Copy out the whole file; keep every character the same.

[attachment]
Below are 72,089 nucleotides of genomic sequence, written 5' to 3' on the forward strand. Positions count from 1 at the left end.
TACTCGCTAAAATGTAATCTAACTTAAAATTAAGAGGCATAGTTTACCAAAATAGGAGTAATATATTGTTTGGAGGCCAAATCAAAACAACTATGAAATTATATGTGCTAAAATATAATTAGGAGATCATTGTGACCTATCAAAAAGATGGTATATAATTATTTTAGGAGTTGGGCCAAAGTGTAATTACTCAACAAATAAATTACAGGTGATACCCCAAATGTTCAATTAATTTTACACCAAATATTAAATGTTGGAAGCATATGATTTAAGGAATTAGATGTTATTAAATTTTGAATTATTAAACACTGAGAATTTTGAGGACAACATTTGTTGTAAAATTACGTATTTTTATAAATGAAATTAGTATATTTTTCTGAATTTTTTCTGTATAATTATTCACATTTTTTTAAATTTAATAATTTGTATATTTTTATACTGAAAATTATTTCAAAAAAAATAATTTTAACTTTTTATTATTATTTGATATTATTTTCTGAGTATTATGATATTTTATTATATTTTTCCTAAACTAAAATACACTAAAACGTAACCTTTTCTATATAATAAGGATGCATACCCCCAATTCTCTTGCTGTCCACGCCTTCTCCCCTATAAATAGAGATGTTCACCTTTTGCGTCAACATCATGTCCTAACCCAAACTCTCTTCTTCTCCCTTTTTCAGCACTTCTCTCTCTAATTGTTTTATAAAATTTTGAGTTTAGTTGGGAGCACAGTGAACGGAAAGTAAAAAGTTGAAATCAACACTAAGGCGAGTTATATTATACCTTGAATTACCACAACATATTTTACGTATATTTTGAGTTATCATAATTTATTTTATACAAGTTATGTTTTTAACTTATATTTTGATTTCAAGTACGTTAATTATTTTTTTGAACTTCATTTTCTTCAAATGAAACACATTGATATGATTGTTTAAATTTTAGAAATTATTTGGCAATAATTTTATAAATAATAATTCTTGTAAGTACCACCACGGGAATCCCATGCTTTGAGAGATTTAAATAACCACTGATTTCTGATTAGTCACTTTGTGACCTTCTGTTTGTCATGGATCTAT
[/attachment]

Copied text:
Below are 72,089 nucleotides of genomic sequence, written 5' to 3' on the forward strand. Positions count from 1 at the left end.
TACTCGCTAAAATGTAATCTAACTTAAAATTAAGAGGCATAGTTTACCAAAATAGGAGTAATATATTGTTTGGAGGCCAAATCAAAACAACTATGAAATTATATGTGCTAAAATATAATTAGGAGATCATTGTGACCTATCAAAAAGATGGTATATAATTATTTTAGGAGTTGGGCCAAAGTGTAATTACTCAACAAATAAATTACAGGTGATACCCCAAATGTTCAATTAATTTTACACCAAATATTAAATGTTGGAAGCATATGATTTAAGGAATTAGATGTTATTAAATTTTGAATTATTAAACACTGAGAATTTTGAGGACAACATTTGTTGTAAAATTACGTATTTTTATAAATGAAATTAGTATATTTTTCTGAATTTTTTCTGTATAATTATTCACATTTTTTTAAATTTAATAATTTGTATATTTTTATACTGAAAATTATTTCAAAAAAAATAATTTTAACTTTTTATTATTATTTGATATTATTTTCTGAGTATTATGATATTTTATTATATTTTTCCTAAACTAAAATACACTAAAACGTAACCTTTTCTATATAATAAGGATGCATACCCCCAATTCTCTTGCTGTCCACGCCTTCTCCCCTATAAATAGAGATGTTCACCTTTTGCGTCAACATCATGTCCTAACCCAAACTCTCTTCTTCTCCCTTTTTCAGCACTTCTCTCTCTAATTGTTTTATAAAATTTTGAGTTTAGTTGGGAGCACAGTGAACGGAAAGTAAAAAGTTGAAATCAACACTAAGGCGAGTTATATTATACCTTGAATTACCACAACATATTTTACGTATATTTTGAGTTATCATAATTTATTTTATACAAGTTATGTTTTTAACTTATATTTTGATTTCAAGTACGTTAATTATTTTTTTGAACTTCATTTTCTTCAAATGAAACACATTGATATGATTGTTTAAATTTTAGAAATTATTTGGCAATAATTTTATAAATAATAATTCTTGTAAGTACCACCACGGGAATCCCATGCTTTGAGAGATTTAAATAACCACTGATTTCTGATTAGTCACTTTGTGACCTTCTGTTTGTCATGGATCTAT